Kids at center stage in emotional gun debate
WASHINGTON (Reuters) - "Dear President Obama," began a letter from 8-year-old Grant Fritz, with the shaky printing -- missed words, spelling errors -- of someone just learning how to put thoughts down on paper.
"I think there should be some changes in the law with guns," Fritz said in the December 17 letter he sent to the president days after the Newtown school shootings.
Invited to the White House on Wednesday, Fritz and three other children in their Sunday best sat on stage as Obama read out parts of their letters to illustrate why he wants to tighten gun laws.
The children's' presence at Obama's announcement aimed to keep kids at the heart of the often emotional battle over gun control, which reignited with the murder of 20 first-graders in Newtown, Connecticut, last month.
The president's own young daughters were dragged into the fray on Tuesday when the National Rifle Association put out an ad accusing Obama of hypocrisy by giving the girls armed Secret Service protection.
That broke a long-held taboo against using a president's children in political attacks and outraged the White House, which described the ad as "repugnant."
A-GRADE VS FIRST GRADE
With the letter-writing children looking on, Obama announced wide-ranging plans for gun control, including bringing an assault weapon ban to Congress. He challenged Americans to ask their lawmakers to support his plan despite objections from groups who believe the measures will infringe on gun ownership rights.
"Ask them what's more important: doing whatever it takes to get a 'A' grade from the gun lobby that funds their campaigns, or giving parents some peace of mind when they drop their child off for first grade?" Obama said to applause from a crowd of interest groups, Democratic lawmakers and law enforcement officials who agree with his plan.
Anger and pain over the December 14 Newtown shooting has been a common topic in the stacks of letters from Americans that flood into the White House. Obama says he reads 10 letters a day from the public.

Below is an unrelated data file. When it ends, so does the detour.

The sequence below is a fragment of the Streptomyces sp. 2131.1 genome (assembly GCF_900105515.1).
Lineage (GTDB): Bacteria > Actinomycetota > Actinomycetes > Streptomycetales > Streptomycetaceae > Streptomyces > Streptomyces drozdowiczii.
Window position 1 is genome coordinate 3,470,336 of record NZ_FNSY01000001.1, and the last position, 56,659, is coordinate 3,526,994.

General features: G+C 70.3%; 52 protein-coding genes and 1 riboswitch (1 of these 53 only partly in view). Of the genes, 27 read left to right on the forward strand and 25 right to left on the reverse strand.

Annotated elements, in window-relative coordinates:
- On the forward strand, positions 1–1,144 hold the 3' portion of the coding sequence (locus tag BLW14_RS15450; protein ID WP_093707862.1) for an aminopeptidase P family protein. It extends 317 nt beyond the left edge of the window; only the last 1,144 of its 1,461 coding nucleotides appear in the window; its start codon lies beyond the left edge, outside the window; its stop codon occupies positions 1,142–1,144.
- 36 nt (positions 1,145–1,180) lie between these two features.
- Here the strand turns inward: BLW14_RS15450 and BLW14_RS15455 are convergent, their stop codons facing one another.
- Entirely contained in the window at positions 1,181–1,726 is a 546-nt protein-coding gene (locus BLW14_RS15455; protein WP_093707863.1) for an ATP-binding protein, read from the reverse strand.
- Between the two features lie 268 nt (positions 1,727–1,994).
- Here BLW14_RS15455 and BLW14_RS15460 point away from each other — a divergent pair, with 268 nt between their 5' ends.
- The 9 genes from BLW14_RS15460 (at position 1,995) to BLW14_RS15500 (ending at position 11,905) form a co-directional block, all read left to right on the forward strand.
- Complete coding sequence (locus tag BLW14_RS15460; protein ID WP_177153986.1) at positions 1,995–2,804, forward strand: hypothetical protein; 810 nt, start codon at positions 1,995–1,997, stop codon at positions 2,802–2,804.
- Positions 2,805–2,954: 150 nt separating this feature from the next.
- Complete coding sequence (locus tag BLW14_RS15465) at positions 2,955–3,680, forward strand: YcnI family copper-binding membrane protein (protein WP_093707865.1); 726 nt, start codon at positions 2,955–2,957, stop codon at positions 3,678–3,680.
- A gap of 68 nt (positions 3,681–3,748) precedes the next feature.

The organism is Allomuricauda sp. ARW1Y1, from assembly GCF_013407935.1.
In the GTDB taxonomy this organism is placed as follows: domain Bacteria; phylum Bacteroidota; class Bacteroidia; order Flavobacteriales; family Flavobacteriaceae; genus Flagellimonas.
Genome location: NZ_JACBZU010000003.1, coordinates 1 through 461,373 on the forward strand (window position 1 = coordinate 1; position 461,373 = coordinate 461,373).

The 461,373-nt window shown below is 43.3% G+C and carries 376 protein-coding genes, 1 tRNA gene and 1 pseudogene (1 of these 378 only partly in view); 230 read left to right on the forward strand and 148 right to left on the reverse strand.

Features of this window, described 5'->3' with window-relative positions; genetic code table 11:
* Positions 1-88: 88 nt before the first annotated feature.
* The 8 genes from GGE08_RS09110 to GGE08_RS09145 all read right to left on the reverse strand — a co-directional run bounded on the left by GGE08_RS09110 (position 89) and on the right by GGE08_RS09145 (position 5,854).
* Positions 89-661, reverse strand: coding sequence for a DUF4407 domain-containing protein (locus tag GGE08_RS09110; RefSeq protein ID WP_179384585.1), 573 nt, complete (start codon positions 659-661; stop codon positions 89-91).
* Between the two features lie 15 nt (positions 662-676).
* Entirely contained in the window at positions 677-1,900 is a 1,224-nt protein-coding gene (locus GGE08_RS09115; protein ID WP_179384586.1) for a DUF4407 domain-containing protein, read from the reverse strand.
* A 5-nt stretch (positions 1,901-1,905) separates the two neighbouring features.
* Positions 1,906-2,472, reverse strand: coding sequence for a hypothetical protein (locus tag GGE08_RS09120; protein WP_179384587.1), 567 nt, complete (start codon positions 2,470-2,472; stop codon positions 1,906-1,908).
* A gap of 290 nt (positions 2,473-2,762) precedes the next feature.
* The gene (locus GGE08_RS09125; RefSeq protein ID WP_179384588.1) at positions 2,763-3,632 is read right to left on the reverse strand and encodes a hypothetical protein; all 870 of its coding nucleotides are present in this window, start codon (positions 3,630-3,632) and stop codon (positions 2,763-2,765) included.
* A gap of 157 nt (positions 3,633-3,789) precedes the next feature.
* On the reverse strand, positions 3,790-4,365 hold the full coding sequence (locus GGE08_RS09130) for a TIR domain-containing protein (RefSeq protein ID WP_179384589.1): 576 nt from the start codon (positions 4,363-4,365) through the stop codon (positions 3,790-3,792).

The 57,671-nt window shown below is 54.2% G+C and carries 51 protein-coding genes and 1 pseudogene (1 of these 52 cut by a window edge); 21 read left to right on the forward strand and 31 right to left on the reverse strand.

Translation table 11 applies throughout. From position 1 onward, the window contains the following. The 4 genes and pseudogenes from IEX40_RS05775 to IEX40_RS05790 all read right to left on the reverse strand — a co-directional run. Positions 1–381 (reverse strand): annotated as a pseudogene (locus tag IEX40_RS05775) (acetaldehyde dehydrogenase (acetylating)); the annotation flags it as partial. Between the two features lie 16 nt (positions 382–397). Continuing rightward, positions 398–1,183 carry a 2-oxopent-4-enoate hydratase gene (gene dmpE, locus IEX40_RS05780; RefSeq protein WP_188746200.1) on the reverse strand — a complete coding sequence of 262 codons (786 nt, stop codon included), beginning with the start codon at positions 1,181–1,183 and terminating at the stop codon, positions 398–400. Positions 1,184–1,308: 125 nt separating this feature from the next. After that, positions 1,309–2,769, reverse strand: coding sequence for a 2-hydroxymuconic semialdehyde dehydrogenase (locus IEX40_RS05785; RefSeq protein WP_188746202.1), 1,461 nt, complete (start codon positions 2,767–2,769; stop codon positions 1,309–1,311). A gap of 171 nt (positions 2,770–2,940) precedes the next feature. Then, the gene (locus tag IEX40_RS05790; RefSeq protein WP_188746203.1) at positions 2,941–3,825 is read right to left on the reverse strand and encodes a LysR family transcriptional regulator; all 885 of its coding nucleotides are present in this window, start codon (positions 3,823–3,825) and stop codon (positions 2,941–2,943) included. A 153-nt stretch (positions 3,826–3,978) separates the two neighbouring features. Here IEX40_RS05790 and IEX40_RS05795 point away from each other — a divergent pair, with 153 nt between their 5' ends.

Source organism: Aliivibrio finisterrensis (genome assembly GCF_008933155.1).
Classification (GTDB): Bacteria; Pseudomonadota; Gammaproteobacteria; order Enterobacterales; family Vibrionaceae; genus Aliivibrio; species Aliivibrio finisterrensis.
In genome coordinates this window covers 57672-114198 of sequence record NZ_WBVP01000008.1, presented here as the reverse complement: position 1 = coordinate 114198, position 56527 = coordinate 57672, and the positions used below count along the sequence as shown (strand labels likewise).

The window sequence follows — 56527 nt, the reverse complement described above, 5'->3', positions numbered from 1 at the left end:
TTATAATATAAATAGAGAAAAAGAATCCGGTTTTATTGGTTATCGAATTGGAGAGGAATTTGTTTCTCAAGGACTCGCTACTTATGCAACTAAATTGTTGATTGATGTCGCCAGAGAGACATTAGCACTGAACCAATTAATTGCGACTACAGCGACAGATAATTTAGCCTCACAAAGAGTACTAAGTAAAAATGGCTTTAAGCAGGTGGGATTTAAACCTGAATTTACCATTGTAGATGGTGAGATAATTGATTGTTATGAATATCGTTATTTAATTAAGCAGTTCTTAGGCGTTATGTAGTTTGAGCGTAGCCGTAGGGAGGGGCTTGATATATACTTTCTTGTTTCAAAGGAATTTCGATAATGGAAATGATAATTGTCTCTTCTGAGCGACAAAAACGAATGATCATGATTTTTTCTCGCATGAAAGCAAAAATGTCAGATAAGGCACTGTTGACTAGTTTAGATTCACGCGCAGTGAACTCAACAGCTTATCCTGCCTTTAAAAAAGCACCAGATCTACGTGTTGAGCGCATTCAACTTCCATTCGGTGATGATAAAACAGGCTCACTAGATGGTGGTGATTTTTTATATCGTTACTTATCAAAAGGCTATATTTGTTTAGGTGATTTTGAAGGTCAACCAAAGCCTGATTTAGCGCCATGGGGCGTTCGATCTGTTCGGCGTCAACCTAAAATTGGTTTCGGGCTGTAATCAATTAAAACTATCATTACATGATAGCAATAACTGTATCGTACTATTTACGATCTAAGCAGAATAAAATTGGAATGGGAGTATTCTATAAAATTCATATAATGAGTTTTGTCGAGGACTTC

Julia Stokes, 11, wrote that she "may not (be) that into politics but my opinion is that it should be very hard for people to buy guns."
"I know that laws have to be passed by congress but I beg you to try very hard to make guns not allowed," wrote Julia, who dotted her 'i' with a heart.
Hinna Zeejah, 8, whose patent-leather Mary Jane shoes didn't reach the floor as she sat on the White House stage, wrote, "I feel terrible for the parents who lost their children."
In the front row of the event sat Chris and Lynn McDonald, whose 7-year-old daughter, Grace, was killed at Sandy Hook Elementary School in Newtown.
"I'm told she loved pink. She loved the beach. She dreamed of becoming a painter," Obama said. Her parents looked at each other and smiled as the president spoke of how one of Grace's paintings now hangs in his private study.
The horror of the Newtown school shooting made a significant difference in the debate over gun violence, said Annette Nance-Holt, who lost her only child, Blair, in a shooting on a city bus, when he was coming home from school in 2007.
"In Chicago, we've been waiting for a long time. I don't just represent Blair - that was my baby - but there are so many other babies in the city of Chicago that have been gunned down innocently," Nance-Holt told reporters, wearing a picture of her son on her lapel.
"Now we have a groundswell of movement. We have 20 babies, and people are looking at this totally different."
Obama was criticized by conservative pundits and bloggers as using children as political "props."
"I don't even know what to say about the White House publishing letters from children for political purposes. It's just so disgusting," tweeted Michelle Clouthier, a libertarian blogger.
In its ad, the NRA accused Obama of being "just another elitist hypocrite" for allowing armed Secret Service protection for his daughters but turning down the lobby group's proposal after the Newtown shooting to put armed guards in all schools.
That drew fire from White House spokesman Jay Carney.
"Most Americans agree that a president's children should not be used as pawns in a political fight. But to go so far as to make the safety of the president's children the subject of an attack ad is repugnant and cowardly," Carney said.
(Editing by Alistair Bell and Doina Chiacu)